If you are experiencing problems downloading PDF or HTML fulltext, our helpdesk recommend clearing your browser cache and trying again. If you need help in clearing your cache, please click here . Still need help? Email help@ingentaconnect.com

Free Content Can malaria be controlled where basic health services are not used?

You have access to the full text article on a website external to ingentaconnect.

Please click here to view this article on Wiley Online Library.

You may be required to register and activate access on Wiley Online Library before you can obtain the full text. If you have any queries please visit Wiley Online Library

Download Article:

Abstract:

Summary Objective 

To assess the potential of integrating malaria control interventions in underused health services. Methods 

Using the Piot predictive model, we estimated malaria cure rates by deriving parameters influencing treatment at home and in health facilities from the best-performing African malaria programmes and applying them to Yanfolila district, Mali. Results 

Without any malaria control intervention, the population cure rate is 8.4% with home treatment, but would be 13% if access to timely treatment were improved (as in Kenya). A further 3.2% of malaria patients could be cured in institutional settings with more sensitive diagnosis, timely start of treatment, better compliance (as in Uganda, Tanzania, Ghana) and 80% chloroquine efficacy. Applied in a setting where 7.6% of malaria patients seek institutional care, these assumptions would result in a total population cure rate of 14.5%. Increasing the health service user rate from 0.17 in Yanfolila to 0.95 new cases/inhabitant/year (as in Namibia) would result in half of all malaria patients attending professional services, raising the cure rate to 26.1%. Conclusion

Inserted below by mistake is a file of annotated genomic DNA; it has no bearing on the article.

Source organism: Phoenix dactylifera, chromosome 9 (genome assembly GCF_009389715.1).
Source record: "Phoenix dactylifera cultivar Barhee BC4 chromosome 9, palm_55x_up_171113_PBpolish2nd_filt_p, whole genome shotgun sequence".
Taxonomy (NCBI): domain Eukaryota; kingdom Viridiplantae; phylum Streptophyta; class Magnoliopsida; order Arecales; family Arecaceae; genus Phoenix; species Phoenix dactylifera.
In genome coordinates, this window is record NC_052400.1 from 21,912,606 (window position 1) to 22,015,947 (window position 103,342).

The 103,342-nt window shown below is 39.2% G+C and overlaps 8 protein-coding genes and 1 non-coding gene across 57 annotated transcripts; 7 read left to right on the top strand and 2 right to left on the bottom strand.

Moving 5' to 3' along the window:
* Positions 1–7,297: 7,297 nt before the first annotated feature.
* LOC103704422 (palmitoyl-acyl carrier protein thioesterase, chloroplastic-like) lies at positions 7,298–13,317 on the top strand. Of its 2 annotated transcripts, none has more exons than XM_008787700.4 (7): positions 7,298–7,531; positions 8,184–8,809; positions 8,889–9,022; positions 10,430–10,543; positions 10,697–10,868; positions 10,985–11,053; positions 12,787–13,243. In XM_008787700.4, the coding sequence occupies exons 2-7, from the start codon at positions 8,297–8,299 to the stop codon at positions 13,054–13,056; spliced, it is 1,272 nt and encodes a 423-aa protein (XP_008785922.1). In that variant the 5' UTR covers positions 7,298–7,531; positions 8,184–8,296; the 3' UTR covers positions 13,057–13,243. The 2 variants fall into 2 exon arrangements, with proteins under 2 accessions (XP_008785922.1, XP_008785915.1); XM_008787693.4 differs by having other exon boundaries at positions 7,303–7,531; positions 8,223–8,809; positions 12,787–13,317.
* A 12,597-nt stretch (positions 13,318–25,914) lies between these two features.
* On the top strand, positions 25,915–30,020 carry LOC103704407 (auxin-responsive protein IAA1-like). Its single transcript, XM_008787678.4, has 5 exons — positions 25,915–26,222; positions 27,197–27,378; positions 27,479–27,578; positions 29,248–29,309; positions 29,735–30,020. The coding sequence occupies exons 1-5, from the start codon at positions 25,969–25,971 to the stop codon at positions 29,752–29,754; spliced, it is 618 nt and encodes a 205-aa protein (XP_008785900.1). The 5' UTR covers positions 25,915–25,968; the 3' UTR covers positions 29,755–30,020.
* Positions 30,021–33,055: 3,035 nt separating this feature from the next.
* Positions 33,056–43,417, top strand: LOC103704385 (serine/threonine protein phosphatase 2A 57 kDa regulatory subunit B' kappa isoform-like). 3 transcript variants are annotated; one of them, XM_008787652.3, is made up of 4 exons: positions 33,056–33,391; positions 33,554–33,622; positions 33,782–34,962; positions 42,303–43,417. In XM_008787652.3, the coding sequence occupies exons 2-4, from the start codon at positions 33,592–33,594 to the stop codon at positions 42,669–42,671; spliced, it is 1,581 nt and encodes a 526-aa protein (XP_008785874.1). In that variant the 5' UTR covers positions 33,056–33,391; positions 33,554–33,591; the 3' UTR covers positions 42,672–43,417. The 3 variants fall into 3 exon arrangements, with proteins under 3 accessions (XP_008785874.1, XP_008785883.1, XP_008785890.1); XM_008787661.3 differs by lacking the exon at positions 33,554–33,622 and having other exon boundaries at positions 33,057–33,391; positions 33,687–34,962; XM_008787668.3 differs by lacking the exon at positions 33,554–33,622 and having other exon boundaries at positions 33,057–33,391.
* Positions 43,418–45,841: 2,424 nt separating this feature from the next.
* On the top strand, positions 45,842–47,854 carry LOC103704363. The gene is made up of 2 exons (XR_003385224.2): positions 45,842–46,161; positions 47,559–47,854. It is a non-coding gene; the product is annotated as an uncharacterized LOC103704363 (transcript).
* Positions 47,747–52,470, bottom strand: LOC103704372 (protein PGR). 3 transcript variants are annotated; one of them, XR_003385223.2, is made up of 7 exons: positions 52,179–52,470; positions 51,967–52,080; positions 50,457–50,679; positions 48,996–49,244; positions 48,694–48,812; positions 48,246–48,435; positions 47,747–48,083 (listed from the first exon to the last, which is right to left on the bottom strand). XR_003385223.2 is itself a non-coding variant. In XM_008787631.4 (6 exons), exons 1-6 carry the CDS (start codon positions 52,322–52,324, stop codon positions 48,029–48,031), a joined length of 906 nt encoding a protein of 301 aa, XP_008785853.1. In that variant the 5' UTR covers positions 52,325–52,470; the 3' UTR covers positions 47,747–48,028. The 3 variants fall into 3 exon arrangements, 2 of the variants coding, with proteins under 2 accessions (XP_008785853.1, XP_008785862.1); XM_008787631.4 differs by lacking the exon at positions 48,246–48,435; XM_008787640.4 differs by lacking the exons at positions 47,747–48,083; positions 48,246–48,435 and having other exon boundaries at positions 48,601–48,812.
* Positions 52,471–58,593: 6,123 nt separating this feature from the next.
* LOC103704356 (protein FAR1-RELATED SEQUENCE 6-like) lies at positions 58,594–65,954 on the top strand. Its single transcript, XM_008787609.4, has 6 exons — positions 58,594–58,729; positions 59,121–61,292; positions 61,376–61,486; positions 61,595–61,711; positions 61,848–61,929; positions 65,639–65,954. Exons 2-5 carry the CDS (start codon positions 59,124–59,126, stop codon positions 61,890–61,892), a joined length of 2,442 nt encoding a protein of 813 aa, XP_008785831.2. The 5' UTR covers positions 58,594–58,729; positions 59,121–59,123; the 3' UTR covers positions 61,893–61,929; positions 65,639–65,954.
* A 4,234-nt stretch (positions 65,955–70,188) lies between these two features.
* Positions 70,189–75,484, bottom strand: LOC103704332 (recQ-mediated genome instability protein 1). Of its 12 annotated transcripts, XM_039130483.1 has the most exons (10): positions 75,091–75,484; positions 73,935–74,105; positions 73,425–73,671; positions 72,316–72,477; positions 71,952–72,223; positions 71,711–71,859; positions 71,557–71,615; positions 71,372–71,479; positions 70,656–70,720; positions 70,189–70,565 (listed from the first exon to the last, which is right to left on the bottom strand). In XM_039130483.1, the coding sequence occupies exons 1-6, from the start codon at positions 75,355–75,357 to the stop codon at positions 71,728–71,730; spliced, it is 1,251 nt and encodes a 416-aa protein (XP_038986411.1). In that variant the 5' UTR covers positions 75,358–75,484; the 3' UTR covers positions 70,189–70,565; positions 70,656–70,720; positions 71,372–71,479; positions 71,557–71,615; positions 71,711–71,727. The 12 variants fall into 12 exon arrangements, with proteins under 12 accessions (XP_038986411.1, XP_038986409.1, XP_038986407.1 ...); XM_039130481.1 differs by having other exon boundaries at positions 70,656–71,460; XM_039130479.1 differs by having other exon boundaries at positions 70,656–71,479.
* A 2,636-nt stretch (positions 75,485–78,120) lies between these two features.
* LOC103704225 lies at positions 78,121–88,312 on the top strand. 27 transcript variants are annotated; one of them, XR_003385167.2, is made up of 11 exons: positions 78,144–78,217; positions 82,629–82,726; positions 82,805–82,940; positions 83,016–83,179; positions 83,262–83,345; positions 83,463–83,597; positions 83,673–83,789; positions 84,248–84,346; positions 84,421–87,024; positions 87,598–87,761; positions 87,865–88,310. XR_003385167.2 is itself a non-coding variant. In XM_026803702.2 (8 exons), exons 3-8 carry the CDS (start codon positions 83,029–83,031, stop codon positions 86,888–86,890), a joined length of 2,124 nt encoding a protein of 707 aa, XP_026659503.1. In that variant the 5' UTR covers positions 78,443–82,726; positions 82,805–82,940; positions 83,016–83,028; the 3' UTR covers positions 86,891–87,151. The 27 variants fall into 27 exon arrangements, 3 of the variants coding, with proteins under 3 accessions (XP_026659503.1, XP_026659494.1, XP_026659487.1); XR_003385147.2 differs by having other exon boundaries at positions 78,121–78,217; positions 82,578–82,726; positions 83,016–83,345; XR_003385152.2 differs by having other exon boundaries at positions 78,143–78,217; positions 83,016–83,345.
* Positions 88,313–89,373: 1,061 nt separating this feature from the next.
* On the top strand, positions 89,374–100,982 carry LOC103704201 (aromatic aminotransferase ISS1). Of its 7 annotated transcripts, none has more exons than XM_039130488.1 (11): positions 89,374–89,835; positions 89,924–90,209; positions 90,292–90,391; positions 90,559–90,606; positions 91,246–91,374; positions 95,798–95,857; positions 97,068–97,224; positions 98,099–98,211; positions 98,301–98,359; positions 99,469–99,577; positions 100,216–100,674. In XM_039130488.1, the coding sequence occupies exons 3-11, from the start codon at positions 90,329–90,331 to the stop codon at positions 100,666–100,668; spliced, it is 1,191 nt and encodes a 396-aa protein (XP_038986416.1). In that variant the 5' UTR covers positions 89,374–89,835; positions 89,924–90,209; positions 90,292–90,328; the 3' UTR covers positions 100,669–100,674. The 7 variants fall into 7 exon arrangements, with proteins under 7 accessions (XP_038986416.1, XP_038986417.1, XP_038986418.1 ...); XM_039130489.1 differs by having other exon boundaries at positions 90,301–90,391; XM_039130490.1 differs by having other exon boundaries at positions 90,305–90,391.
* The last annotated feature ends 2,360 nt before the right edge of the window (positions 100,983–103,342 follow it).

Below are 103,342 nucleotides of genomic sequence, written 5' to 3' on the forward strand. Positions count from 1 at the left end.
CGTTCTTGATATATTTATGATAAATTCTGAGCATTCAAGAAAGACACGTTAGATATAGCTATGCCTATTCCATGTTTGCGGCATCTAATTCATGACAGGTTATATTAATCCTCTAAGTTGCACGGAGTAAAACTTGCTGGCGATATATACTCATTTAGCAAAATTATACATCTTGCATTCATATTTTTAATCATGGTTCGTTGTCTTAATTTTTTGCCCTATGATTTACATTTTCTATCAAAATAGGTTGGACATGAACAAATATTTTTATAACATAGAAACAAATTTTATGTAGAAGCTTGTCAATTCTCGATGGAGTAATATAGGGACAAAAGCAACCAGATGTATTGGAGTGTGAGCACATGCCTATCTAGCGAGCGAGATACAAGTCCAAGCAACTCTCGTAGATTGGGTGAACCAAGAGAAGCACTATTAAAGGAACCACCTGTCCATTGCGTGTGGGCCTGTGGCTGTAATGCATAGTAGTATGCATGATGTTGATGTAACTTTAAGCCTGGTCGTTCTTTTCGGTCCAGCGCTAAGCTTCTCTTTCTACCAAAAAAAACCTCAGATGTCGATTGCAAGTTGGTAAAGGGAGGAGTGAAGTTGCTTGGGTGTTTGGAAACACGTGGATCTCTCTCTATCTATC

If malaria patients are to be treated and followed-up early and appropriately, basic health services need to deliver integrated care and be attended by an adequate pool of users. Improved service user rates and case management can increase malaria cure rates far more than isolated control interventions can. This has implications for international policies endorsing a narrow disease-based approach.

Keywords: disease control integration; health policy; international cooperation; public sector

Document Type: Research Article

DOI: http://dx.doi.org/10.1111/j.1365-3156.2006.01576.x

Affiliations: 1: Department of Public Health, Prince Leopold Institute of Tropical Medicine, Antwerp, Belgium 2: Department of Parasitology, Prince Leopold Institute of Tropical Medicine, Antwerp, Belgium 3: Nuffield Institute for Health, University of Leeds, Leeds, UK

Publication date: March 1, 2006

Related content

Tools

Favourites

Share Content

Access Key

Free Content
Free content
New Content
New content
Open Access Content
Open access content
Subscribed Content
Subscribed content
Free Trial Content
Free trial content
Cookie Policy
X
Cookie Policy
ingentaconnect website makes use of cookies so as to keep track of data that you have filled in. I am Happy with this Find out more